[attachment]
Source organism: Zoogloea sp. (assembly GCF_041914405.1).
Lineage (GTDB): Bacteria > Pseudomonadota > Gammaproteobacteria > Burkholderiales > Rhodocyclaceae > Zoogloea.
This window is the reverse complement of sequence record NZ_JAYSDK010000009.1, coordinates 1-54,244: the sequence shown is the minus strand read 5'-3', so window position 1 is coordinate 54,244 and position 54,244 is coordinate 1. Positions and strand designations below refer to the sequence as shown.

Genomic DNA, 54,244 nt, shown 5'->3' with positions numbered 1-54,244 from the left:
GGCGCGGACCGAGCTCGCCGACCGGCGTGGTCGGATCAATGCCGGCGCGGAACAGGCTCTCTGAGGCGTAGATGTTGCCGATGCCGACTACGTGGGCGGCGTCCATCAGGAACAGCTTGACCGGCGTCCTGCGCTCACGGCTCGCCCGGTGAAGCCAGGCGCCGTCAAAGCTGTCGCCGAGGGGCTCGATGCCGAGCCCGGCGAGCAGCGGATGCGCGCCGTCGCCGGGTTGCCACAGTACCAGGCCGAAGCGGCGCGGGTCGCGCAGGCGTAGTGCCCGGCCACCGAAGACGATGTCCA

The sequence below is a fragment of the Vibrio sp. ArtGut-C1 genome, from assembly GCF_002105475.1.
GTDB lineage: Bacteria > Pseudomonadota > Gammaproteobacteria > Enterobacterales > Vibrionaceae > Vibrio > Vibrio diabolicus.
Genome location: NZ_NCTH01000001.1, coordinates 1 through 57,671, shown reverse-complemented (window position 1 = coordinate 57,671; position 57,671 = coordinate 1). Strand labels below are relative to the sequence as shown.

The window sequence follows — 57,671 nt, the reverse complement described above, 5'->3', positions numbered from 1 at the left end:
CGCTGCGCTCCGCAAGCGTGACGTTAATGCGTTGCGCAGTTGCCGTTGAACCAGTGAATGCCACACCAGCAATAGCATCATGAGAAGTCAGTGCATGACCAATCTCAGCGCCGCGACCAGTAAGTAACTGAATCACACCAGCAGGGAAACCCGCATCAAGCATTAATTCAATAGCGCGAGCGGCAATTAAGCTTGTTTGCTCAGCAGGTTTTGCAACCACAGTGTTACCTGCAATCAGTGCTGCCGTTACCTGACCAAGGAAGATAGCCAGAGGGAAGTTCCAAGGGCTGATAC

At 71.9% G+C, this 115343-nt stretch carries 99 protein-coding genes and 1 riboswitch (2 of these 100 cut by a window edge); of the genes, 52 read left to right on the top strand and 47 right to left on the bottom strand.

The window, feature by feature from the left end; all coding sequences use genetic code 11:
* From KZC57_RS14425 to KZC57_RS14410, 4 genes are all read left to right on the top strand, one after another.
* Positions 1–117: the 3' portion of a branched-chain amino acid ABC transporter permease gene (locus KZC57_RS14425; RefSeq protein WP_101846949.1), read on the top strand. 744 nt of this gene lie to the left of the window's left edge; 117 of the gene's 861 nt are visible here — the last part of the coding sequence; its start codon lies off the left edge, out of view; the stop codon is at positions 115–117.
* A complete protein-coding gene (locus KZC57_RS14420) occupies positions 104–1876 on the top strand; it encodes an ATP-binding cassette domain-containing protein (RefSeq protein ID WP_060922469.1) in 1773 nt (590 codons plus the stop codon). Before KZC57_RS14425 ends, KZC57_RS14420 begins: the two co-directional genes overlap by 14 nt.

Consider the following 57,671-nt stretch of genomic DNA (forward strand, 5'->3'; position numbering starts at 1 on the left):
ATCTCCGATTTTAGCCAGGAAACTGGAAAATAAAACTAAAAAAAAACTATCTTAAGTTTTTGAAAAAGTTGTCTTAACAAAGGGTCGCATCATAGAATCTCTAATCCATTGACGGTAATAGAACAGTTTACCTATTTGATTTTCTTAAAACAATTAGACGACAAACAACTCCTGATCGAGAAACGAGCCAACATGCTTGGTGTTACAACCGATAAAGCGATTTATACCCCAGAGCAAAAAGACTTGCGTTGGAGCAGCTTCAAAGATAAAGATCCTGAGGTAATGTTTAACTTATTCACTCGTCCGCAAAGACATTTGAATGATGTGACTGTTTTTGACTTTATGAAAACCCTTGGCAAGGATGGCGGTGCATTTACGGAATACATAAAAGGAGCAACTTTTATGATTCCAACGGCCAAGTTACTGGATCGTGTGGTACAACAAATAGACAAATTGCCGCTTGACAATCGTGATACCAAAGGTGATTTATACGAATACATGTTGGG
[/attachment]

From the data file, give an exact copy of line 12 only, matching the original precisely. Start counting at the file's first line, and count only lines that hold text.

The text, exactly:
The window, feature by feature from the left end; all coding sequences use genetic code 11: